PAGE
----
TravelMuse’s editorial director shares her favorite family restaurant memories from when she lived in Chicago along with some recommended new venues.
Locals have always known that Chicago is a fantastic food town—something I worked hard to convince New Yorkers of when I moved there several years ago.
I grew up in Chicagoland (as the locals like to call the area that falls within about a 50-mile radius from the city) and fell in love with the city’s immigrant food scene at an early age: from the Polish restaurants on the Northwest side (try the Red Apple buffet) to red-checkered-tablecloth Italian joints on Taylor Street (Rosebud remains solid) and the wonderful Greek establishments on Halsted west of the Loop. (I'm partial to the stewed octopus served on Fridays at Rodity’s.)
One of my first “adult” meals, at 10 years old, was at The Berghoff, a bustling German restaurant in downtown’s Loop that had been a Chicago landmark for more than a century. I remember it being surrounded by businessmen in suits while male waiters (new to me at the time) pushed large carts of steaming meats around.
It closed in 2006, and the owners’ daughter has established a more casual place serving traditional Weiner schnitzel and sauerbraten mixed in with paninis, salads and other lighter fare in what had been the restaurant’s bar—the very same one that served men exclusively until the National Organization for Women helped end the segregation practice in 1969, just six years before my first meal there.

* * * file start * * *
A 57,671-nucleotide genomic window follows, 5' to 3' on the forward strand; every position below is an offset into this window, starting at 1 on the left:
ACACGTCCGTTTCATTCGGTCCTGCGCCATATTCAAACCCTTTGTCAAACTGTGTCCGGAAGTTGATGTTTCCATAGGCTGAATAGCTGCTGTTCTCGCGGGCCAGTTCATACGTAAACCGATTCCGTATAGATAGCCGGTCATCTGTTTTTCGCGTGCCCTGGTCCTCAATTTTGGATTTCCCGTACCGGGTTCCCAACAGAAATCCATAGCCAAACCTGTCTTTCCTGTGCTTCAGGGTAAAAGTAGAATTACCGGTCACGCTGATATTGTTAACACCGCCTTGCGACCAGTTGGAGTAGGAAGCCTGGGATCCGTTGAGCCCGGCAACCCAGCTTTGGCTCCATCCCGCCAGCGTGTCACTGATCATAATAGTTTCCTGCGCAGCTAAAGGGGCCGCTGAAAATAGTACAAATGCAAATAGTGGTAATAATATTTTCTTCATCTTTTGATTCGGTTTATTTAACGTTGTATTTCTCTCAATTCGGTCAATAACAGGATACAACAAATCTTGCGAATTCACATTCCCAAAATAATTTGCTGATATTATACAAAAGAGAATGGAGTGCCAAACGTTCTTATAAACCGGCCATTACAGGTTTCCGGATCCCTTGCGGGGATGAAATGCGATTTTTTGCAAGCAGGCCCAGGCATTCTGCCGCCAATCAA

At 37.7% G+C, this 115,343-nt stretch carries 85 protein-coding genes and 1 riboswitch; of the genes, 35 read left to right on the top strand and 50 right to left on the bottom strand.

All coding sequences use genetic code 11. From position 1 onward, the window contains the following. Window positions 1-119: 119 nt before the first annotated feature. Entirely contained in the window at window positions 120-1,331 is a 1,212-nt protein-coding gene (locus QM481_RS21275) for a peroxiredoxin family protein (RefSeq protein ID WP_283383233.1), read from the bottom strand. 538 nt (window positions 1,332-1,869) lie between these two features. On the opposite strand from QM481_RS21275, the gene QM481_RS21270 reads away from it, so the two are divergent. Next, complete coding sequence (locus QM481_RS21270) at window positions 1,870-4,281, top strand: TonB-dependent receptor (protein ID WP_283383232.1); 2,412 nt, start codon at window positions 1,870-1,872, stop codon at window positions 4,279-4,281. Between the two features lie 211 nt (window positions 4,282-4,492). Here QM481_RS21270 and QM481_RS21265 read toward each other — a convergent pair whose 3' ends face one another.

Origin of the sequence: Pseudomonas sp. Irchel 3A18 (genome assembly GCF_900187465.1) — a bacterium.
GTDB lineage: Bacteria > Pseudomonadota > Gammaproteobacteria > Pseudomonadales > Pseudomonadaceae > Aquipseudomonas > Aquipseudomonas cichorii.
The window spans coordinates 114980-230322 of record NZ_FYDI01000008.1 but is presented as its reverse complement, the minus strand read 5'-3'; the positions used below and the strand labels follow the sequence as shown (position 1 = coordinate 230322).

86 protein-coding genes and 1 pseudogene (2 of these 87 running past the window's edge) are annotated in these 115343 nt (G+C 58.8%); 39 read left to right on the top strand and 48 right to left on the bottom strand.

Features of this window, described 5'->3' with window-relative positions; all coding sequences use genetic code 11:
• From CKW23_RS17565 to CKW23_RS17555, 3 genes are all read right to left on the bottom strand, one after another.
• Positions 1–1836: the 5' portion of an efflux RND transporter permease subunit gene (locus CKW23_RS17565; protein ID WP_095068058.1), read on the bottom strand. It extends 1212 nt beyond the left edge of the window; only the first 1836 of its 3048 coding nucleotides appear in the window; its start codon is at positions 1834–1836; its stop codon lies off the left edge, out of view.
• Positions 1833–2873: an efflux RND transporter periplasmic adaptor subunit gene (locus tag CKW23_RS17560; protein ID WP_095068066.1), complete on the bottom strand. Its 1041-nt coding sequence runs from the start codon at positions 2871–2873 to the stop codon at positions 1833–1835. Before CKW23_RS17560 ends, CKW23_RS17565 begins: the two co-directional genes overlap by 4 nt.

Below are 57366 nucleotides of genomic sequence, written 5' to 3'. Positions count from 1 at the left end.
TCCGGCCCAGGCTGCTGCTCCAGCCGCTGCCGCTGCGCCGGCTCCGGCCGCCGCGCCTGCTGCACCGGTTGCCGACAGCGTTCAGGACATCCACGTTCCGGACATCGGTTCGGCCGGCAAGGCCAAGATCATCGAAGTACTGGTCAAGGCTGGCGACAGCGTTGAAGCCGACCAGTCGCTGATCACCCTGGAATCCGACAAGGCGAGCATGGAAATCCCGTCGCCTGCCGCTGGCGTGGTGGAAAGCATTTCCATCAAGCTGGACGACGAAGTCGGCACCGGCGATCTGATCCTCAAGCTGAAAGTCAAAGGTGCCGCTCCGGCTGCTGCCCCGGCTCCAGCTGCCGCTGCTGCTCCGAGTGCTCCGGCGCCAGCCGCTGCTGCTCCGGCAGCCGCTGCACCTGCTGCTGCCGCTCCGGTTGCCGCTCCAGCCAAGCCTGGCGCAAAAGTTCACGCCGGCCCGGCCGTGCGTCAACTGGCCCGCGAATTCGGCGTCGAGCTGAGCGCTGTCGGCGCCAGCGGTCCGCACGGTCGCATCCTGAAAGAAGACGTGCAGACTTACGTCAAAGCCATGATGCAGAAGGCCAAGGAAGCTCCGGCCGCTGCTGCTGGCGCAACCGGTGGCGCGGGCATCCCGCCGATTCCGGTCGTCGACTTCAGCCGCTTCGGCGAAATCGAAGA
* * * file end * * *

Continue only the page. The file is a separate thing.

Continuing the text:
Other longtime favorites have bitten the dust over the years, including Ambria, which until last summer had been an elegant French restaurant in the art nouveau Belden-Stratford building, overlooking Lincoln Park.
There remain, however, several traditional Chicago dining experiences, especially for families, that made an indelible impression on my young palate and still remind me of home, along with a few new places that are worthy of beginning new traditions.
Big in the ‘70s and occasionally making a retro comeback every few years, Chicago has managed to keep not one, not two, but at least three fondue restaurants operating. Kids of any age will enjoy dipping chunks of food into pots of hot oil or melted cheese, or fruit and marshmallows into a well of rich, bubbling chocolate.• The small, Spanish-flavored Geja’s Café in Lincoln Park is a staple of the neighborhood and is more suited to families with teens, as children under the age of 10 are not allowed. I was a teen when I first dined here and easily recall the dark lighting and live classical guitarist. Classical and Flamenco guitarists still perform nightly.